1a (1) : apprehensive uneasiness or nervousness usually over an impending or anticipated ill : a state of being anxious
(2) medical : an abnormal and overwhelming sense of apprehension and fear often marked by physical signs (such as tension, sweating, and increased pulse rate), by doubt concerning the reality and nature of the threat, and by self-doubt about one’s capacity to cope with it
b : mentally distressing concern or interest
c : a strong desire sometimes mixed with doubt, fear, or uneasiness
Anxiety…I’m so glad she doesn’t visit too often, and that I didn’t get to know her until my 40s, when certain life events introduced her to me. While I can’t say I have any idea how people feel who live with a daily anxiety disorder, I now know what glimpses of anxiety feel like. It sucks actually! It is a real thing that millions of people struggle with. I have a couple of friends that have dealt with it most of their teen and adult lives and have to use medication for their anxiety just to be able to function healthily in life.
Why are so many people afraid to talk about mental illness or mental/emotional issues? Having anxiety is no different than having a cold, yet people are embarrassed to admit they have anxiety (or any other mental health illness for that matter). For instance, is being Bi-polar really any different than having cancer? It is something one GETS, DIDN’T ask for, and sometimes CAN’T control without the help of outside sources (therapists, doctors, treatments, medicine, nutrition, exercise, etc.) As a country, and as decent human beings, we need to treat those with mental health issues the same as those with physical illnesses.
We need to not only be willing to talk to people about our emotional health issues, but also feel comfortable reaching out to those that struggle with emotional/mental issues. Sometimes people are hurting and just need one person they can trust and confide in. It is hard for me to admit, especially when I’ve been the one who has helped others through anxiety issues, even trained in techniques to help. I’ve come to realize it is often out of my own control. Full disclosure: I gave in after our car accident a year and a half ago and went to the doctor to ask for an anxiety med that I could use when needed. And I hate meds and will try anything to avoid them if possible! But, something about that accident triggered random anxiety, not only when I’d get behind the wheel, also when I was just sitting and watching TV. Increased heart rate, adrenaline soaring, the “fight or flight” response for absolutely no reason. I even got anxiety driving to the doctor to talk to him about having anxiety! Haha! And he scrutinized me like a house wife who was seeking to add to my stash of self medicating substances! I’m happy to report that even though he only gave me 20 Ativan (and said it was to last a year!) that I still have almost half left.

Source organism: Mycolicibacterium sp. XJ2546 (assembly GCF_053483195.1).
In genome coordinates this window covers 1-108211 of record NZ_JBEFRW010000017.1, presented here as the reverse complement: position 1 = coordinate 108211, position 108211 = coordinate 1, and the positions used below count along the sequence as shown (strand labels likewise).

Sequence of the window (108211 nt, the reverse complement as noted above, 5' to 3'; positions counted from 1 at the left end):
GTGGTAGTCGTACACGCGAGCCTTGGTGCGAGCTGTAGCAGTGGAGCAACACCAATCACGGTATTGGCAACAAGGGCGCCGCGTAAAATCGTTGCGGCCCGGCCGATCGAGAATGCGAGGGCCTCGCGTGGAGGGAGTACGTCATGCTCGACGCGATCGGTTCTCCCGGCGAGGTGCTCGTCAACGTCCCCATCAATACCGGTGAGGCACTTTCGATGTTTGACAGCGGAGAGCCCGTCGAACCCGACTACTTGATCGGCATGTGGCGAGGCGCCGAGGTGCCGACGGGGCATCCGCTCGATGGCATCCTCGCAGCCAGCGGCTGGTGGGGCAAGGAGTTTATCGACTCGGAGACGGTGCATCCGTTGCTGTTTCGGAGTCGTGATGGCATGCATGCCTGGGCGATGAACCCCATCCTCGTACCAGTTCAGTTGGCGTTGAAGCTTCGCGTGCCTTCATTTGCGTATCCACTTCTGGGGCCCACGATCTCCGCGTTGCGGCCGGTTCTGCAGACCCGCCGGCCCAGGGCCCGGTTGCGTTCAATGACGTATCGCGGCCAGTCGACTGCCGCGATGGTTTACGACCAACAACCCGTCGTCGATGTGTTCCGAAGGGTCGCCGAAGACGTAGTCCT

I have learned that even I, the confide-in, life coach, optimistic gal, needed to open up to those I trusted, and admit that I was dealing with some stuff that I wasn’t able to control by myself. I was always the tough one-it was hard to admit it and rely on others for advice and understanding. My husband has been absolutely amazing, even though he does call me a “ruminator” (to go over in the mind repeatedly and often casually or slowly). But, there is a difference between ruminating/worrying about everyday things like your loved ones, your health, finances, and the “worry” that causes physical changes, becomes obsessive thoughts that control your free time, or that you can’t get out of your head for long periods of time.
I usually fall asleep at night praying for comfort and wisdom, while trying to quiet my mind. I wouldn’t have gotten through any of the really tough times in my life without the Lord and my faith. My friends and family are also great resources. We all need to be able to talk about our “junk” and ask for help sometimes. Sometimes we might need to see a professional for talk therapy or some type of temporary prescription. Another very helpful tool when going through times of anxiety is to pay attention to your diet. There are things that can make our hearts race even faster, like too much caffeine! Or maybe food that you are sensitive or allergic to that can trigger similar symptoms as anxiety. Exercise becomes even MORE important during times of anxiety! It gets our endorphins going which helps increase energy and relieve stress (and makes you focus on your form and breathing instead of fixating on unnecessary thoughts!)
If you are dealing with anxiety that is affecting your life, please reach out to just one person. You don’t have to suffer alone and there are things you can do to get relief.
“Worrying is often a way we try to predict what the future has in store- a way to prevent unpleasant surprises and control the outcome.” (Helpguide.org)